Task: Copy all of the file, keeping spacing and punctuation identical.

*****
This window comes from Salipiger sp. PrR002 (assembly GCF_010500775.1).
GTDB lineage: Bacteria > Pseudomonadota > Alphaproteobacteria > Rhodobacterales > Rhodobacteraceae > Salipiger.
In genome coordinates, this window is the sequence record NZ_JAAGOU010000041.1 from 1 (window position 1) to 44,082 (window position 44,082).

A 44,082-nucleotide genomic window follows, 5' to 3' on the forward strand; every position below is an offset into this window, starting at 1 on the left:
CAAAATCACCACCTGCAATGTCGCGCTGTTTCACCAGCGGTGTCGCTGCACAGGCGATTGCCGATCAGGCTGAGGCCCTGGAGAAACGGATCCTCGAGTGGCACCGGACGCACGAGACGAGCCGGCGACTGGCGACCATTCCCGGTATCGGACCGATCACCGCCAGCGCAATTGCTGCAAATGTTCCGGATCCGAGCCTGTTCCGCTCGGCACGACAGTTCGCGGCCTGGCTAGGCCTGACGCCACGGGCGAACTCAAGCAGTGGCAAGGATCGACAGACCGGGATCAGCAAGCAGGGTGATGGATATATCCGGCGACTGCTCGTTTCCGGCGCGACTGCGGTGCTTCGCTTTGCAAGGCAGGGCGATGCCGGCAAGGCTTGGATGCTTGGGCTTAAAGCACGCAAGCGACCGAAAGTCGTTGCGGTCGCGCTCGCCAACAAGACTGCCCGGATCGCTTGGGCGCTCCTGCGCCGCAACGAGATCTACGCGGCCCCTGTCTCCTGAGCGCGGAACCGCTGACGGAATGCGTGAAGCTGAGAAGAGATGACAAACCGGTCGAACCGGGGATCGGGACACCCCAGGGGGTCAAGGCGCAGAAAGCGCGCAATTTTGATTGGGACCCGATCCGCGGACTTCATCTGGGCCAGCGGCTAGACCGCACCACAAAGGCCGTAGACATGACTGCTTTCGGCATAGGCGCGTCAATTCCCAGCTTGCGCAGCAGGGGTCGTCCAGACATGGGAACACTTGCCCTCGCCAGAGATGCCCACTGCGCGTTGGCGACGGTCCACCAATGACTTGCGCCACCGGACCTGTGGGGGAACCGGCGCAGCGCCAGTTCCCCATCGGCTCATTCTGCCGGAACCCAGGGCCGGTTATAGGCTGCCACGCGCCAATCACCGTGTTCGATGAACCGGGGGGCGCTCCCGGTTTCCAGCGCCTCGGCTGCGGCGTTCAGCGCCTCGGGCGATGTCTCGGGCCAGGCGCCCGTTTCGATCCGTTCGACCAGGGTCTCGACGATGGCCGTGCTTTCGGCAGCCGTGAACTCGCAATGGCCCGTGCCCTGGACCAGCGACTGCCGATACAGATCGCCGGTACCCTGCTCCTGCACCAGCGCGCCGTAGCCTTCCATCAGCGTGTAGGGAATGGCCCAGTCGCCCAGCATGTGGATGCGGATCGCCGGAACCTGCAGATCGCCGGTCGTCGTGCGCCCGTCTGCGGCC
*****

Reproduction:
This window comes from Salipiger sp. PrR002 (assembly GCF_010500775.1).
GTDB lineage: Bacteria > Pseudomonadota > Alphaproteobacteria > Rhodobacterales > Rhodobacteraceae > Salipiger.
In genome coordinates, this window is the sequence record NZ_JAAGOU010000041.1 from 1 (window position 1) to 44,082 (window position 44,082).

A 44,082-nucleotide genomic window follows, 5' to 3' on the forward strand; every position below is an offset into this window, starting at 1 on the left:
CAAAATCACCACCTGCAATGTCGCGCTGTTTCACCAGCGGTGTCGCTGCACAGGCGATTGCCGATCAGGCTGAGGCCCTGGAGAAACGGATCCTCGAGTGGCACCGGACGCACGAGACGAGCCGGCGACTGGCGACCATTCCCGGTATCGGACCGATCACCGCCAGCGCAATTGCTGCAAATGTTCCGGATCCGAGCCTGTTCCGCTCGGCACGACAGTTCGCGGCCTGGCTAGGCCTGACGCCACGGGCGAACTCAAGCAGTGGCAAGGATCGACAGACCGGGATCAGCAAGCAGGGTGATGGATATATCCGGCGACTGCTCGTTTCCGGCGCGACTGCGGTGCTTCGCTTTGCAAGGCAGGGCGATGCCGGCAAGGCTTGGATGCTTGGGCTTAAAGCACGCAAGCGACCGAAAGTCGTTGCGGTCGCGCTCGCCAACAAGACTGCCCGGATCGCTTGGGCGCTCCTGCGCCGCAACGAGATCTACGCGGCCCCTGTCTCCTGAGCGCGGAACCGCTGACGGAATGCGTGAAGCTGAGAAGAGATGACAAACCGGTCGAACCGGGGATCGGGACACCCCAGGGGGTCAAGGCGCAGAAAGCGCGCAATTTTGATTGGGACCCGATCCGCGGACTTCATCTGGGCCAGCGGCTAGACCGCACCACAAAGGCCGTAGACATGACTGCTTTCGGCATAGGCGCGTCAATTCCCAGCTTGCGCAGCAGGGGTCGTCCAGACATGGGAACACTTGCCCTCGCCAGAGATGCCCACTGCGCGTTGGCGACGGTCCACCAATGACTTGCGCCACCGGACCTGTGGGGGAACCGGCGCAGCGCCAGTTCCCCATCGGCTCATTCTGCCGGAACCCAGGGCCGGTTATAGGCTGCCACGCGCCAATCACCGTGTTCGATGAACCGGGGGGCGCTCCCGGTTTCCAGCGCCTCGGCTGCGGCGTTCAGCGCCTCGGGCGATGTCTCGGGCCAGGCGCCCGTTTCGATCCGTTCGACCAGGGTCTCGACGATGGCCGTGCTTTCGGCAGCCGTGAACTCGCAATGGCCCGTGCCCTGGACCAGCGACTGCCGATACAGATCGCCGGTACCCTGCTCCTGCACCAGCGCGCCGTAGCCTTCCATCAGCGTGTAGGGAATGGCCCAGTCGCCCAGCATGTGGATGCGGATCGCCGGAACCTGCAGATCGCCGGTCGTCGTGCGCCCGTCTGCGGCC